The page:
3. Respond to the objection, “the price is too high”

    This is a classic objection that is most often raised early in a selling conversation or at the end of the buying process. Even experienced sellers can be caught out by it.

    The best way of handling it is to have customers turn around their own objection.

  4. Give reasons for a customer engaging in a conversation

    Most sellers quickly learn the key value or benefit statements that customers respond to however, delivery can always be improved.

    The most common sin is being too long winded. Anything that takes longer than about 15 seconds, risks causing the customer to tune out.

If you a sales manager, you can use these sales training exercises to have team members practice answering difficult customer questions. Ask each salesperson to answer these questions or to respond as they would in a customer situation. Have them record what they say on their phone. Encourage them to identify ways to improve what they say. You can have a group do this in pairs rather than putting people on the spot. Allow some time for completion of the exercise and then have each pair share their improved answers with the whole group.

It’s important to allow people time to create better responses and to try their improved answers immediately. Their own ideas will always be easier to adopt than anyone else’s.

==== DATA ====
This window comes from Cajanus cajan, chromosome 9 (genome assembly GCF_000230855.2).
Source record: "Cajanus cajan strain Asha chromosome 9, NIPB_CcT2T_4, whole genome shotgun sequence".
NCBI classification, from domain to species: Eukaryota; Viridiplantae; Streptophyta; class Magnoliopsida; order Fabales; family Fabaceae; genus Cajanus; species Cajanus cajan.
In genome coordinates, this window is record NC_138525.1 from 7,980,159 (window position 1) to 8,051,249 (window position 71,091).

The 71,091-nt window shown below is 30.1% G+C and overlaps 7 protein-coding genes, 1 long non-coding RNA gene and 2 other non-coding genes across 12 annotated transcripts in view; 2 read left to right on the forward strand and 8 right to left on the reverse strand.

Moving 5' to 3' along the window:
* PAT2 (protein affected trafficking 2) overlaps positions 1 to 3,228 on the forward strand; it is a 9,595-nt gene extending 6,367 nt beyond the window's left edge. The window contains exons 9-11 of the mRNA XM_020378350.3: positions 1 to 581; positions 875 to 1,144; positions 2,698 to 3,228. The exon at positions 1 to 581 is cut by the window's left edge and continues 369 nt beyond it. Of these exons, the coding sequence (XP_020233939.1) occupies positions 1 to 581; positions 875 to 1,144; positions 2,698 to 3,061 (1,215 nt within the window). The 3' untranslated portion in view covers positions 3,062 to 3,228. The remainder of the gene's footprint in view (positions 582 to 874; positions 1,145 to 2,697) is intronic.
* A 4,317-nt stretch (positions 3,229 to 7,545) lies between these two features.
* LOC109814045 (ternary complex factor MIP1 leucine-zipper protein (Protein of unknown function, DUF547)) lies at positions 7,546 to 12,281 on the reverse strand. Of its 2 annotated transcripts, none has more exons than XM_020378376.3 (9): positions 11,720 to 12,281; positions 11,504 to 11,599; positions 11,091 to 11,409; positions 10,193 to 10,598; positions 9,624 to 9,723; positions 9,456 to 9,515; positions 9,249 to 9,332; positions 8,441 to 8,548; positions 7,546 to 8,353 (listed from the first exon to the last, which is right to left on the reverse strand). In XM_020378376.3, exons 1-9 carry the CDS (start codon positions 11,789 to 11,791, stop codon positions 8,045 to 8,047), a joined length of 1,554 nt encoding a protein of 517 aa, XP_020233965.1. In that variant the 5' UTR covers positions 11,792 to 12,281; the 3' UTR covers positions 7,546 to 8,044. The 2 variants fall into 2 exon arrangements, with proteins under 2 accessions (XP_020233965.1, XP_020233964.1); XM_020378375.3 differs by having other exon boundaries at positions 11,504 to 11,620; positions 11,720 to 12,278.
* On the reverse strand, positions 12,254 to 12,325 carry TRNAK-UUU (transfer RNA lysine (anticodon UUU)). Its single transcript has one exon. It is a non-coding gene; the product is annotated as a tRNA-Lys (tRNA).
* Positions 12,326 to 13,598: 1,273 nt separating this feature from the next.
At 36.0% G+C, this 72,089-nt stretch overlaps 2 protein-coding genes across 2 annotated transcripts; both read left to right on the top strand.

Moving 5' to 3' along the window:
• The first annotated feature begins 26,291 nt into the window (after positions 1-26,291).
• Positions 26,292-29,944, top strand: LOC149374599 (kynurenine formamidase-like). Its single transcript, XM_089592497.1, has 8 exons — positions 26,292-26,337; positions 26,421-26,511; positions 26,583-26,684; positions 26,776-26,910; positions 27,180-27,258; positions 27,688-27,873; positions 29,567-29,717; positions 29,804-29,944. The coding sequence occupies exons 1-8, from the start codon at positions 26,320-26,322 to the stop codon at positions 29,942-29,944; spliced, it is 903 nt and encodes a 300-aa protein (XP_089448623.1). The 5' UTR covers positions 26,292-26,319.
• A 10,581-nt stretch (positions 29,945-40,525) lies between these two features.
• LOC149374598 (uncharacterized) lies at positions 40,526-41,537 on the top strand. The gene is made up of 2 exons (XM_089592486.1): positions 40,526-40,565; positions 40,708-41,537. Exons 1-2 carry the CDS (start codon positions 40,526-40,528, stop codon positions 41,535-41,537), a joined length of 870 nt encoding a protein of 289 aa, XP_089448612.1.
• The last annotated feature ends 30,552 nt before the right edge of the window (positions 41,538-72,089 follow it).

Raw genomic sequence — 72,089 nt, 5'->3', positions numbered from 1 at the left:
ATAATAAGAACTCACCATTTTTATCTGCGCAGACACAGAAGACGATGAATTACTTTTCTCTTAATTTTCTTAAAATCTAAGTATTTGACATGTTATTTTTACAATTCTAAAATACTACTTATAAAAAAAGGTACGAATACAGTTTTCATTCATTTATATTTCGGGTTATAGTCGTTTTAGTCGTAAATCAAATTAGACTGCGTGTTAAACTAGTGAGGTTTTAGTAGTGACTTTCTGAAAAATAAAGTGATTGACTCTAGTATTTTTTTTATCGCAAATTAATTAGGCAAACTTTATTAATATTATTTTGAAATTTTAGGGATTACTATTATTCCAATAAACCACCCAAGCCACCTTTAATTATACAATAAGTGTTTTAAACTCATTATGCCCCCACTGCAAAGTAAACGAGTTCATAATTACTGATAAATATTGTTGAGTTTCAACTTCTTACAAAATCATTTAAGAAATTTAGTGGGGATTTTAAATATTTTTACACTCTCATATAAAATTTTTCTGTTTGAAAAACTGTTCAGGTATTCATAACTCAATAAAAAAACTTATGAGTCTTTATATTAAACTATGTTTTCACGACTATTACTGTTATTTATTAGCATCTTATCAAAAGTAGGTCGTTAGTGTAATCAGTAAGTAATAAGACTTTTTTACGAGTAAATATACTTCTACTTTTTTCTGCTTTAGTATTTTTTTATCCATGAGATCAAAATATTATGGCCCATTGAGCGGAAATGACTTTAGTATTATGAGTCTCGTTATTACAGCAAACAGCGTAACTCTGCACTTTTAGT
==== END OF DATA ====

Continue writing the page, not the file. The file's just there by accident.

Praise all efforts to improve. There will be no need to criticise. Participants will do that for themselves.

There is not much value in practising responses to a question or statement just once. Swap the pairs around and have them repeat the exercise.

Revisit each exercise at least once a month until it seems the responses can't be improved. Then repeat the exercises again after three to six months to incorporate new developments. Answers should keep on getting better as they take into account new innovations and ideas. 

As a manager you might be expected to do the exercises yourself as a demonstration of what is good. It is helpful to acknowledge that your responses are also subject to improvement.

If you are a salesperson, recruit your manager or a peer as a coach and work through the exercises as prescribed. You will find that you quickly increase in confidence and effectiveness. 

Practise is about doing the mundane while exercising the imagination. As Einstein put it, “The true sign of intelligence is not knowledge but imagination”.

Without practise, practice is given over to chance. If you aren’t already practising, you are almost certainly missing an opportunity to raise your game and enjoy better results.

Any manager or salesperson can use these sales training exercises to practise and improve skills. Regular practice inevitably leads to increased sales performance.

* Since the distinction between the word, ‘practise’ and ‘practice’ may depend on where you learnt English, in this article I have used the British definition – i.e.. ‘practise’ is a verb meaning to do something repeatedly whereas ‘practice’ is a noun that refers to the act itself.

Article by Clive Miller